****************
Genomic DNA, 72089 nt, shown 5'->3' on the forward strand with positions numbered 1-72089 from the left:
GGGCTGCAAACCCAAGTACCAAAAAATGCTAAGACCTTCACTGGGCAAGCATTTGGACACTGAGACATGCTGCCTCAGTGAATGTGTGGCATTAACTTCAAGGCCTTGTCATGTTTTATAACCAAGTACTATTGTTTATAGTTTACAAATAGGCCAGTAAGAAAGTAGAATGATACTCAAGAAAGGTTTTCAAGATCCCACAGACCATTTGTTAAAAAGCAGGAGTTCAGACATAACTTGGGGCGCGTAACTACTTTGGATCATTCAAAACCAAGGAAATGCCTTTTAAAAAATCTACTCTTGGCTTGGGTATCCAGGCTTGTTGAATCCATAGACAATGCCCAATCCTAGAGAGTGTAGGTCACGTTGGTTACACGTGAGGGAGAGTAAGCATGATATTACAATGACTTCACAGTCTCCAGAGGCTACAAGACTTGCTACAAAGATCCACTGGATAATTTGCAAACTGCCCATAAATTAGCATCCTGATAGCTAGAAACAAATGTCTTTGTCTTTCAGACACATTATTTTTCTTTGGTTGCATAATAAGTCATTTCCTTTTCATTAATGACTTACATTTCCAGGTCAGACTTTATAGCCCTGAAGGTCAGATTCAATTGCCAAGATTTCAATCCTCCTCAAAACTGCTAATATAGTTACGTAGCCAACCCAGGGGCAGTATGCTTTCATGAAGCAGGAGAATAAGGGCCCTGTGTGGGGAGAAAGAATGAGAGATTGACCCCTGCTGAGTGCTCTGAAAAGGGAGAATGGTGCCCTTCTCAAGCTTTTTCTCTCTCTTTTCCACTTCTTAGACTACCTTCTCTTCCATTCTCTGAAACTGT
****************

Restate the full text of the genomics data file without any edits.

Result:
Genomic DNA, 72089 nt, shown 5'->3' on the forward strand with positions numbered 1-72089 from the left:
GGGCTGCAAACCCAAGTACCAAAAAATGCTAAGACCTTCACTGGGCAAGCATTTGGACACTGAGACATGCTGCCTCAGTGAATGTGTGGCATTAACTTCAAGGCCTTGTCATGTTTTATAACCAAGTACTATTGTTTATAGTTTACAAATAGGCCAGTAAGAAAGTAGAATGATACTCAAGAAAGGTTTTCAAGATCCCACAGACCATTTGTTAAAAAGCAGGAGTTCAGACATAACTTGGGGCGCGTAACTACTTTGGATCATTCAAAACCAAGGAAATGCCTTTTAAAAAATCTACTCTTGGCTTGGGTATCCAGGCTTGTTGAATCCATAGACAATGCCCAATCCTAGAGAGTGTAGGTCACGTTGGTTACACGTGAGGGAGAGTAAGCATGATATTACAATGACTTCACAGTCTCCAGAGGCTACAAGACTTGCTACAAAGATCCACTGGATAATTTGCAAACTGCCCATAAATTAGCATCCTGATAGCTAGAAACAAATGTCTTTGTCTTTCAGACACATTATTTTTCTTTGGTTGCATAATAAGTCATTTCCTTTTCATTAATGACTTACATTTCCAGGTCAGACTTTATAGCCCTGAAGGTCAGATTCAATTGCCAAGATTTCAATCCTCCTCAAAACTGCTAATATAGTTACGTAGCCAACCCAGGGGCAGTATGCTTTCATGAAGCAGGAGAATAAGGGCCCTGTGTGGGGAGAAAGAATGAGAGATTGACCCCTGCTGAGTGCTCTGAAAAGGGAGAATGGTGCCCTTCTCAAGCTTTTTCTCTCTCTTTTCCACTTCTTAGACTACCTTCTCTTCCATTCTCTGAAACTGT